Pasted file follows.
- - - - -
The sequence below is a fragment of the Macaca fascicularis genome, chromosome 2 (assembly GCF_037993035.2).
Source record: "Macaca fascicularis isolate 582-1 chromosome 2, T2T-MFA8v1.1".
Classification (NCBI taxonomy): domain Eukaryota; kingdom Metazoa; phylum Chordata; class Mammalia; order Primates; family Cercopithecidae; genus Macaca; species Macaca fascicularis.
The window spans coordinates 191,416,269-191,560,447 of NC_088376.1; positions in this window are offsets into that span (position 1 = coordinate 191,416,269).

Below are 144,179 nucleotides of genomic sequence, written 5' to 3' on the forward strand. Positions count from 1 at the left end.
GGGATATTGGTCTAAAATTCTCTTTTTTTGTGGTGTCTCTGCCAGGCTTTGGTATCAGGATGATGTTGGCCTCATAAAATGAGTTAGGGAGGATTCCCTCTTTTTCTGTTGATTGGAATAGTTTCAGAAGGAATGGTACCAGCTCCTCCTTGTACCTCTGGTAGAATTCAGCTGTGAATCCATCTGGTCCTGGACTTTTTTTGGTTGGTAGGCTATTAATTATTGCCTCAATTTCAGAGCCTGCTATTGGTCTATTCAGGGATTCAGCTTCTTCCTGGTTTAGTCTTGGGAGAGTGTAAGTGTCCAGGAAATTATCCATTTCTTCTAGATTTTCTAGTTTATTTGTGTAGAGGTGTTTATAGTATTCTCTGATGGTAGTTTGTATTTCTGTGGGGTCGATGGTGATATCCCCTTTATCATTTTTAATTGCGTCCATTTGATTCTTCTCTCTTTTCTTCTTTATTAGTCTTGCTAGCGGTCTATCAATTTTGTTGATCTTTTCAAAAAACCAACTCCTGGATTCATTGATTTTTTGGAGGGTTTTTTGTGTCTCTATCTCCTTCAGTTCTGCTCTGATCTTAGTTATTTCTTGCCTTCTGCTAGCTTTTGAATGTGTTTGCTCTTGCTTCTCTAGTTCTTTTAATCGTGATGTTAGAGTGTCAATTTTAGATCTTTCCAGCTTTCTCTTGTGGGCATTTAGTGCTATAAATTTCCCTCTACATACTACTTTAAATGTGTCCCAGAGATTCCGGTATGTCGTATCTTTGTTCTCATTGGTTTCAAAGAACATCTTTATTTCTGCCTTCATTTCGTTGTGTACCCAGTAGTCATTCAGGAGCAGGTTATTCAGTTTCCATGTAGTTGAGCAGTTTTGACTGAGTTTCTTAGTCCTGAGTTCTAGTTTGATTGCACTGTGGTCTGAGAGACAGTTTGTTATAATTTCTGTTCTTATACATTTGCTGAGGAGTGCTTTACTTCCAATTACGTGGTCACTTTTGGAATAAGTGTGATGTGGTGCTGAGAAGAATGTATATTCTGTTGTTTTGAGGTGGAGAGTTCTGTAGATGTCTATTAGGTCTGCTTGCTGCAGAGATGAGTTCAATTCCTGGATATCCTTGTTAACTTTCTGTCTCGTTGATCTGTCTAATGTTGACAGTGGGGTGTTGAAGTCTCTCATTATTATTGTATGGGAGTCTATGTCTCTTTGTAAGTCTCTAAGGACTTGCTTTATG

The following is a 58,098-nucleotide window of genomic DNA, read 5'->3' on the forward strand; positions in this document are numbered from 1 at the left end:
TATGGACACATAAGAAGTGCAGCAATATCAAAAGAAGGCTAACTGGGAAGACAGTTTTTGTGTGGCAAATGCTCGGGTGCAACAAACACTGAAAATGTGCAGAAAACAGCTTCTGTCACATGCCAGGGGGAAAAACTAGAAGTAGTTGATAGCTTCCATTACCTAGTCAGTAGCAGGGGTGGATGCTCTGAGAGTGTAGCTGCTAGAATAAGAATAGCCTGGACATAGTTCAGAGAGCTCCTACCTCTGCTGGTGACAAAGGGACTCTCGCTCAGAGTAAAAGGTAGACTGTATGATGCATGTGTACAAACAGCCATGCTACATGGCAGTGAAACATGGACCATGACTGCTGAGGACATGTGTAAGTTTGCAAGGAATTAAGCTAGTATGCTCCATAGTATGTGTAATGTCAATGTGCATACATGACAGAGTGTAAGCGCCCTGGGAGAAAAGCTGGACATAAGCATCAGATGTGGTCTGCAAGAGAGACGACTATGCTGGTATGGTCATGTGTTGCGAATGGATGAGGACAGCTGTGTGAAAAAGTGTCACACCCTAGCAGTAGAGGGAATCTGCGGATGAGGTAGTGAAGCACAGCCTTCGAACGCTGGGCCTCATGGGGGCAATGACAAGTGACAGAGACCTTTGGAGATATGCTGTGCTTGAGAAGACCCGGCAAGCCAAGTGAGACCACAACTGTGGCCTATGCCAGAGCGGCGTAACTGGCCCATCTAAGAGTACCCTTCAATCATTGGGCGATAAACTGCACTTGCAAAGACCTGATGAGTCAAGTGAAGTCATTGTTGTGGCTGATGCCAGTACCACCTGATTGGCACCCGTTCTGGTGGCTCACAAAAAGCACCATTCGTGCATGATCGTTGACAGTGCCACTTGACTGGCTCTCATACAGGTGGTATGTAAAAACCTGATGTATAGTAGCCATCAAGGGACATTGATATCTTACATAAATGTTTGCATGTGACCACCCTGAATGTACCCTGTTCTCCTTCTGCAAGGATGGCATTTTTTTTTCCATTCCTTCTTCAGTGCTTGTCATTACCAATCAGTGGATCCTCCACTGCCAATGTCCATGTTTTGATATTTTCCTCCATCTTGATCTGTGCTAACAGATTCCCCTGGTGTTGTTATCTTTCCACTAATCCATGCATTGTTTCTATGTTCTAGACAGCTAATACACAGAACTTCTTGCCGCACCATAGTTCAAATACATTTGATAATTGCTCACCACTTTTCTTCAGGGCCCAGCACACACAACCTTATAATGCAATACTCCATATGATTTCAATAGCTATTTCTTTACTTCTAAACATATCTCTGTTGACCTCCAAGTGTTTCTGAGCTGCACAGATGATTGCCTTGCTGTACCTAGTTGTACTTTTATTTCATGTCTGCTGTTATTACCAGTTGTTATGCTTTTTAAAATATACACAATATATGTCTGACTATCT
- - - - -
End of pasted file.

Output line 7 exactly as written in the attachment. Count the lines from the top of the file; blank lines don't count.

The following is a 58,098-nucleotide window of genomic DNA, read 5'->3' on the forward strand; positions in this document are numbered from 1 at the left end: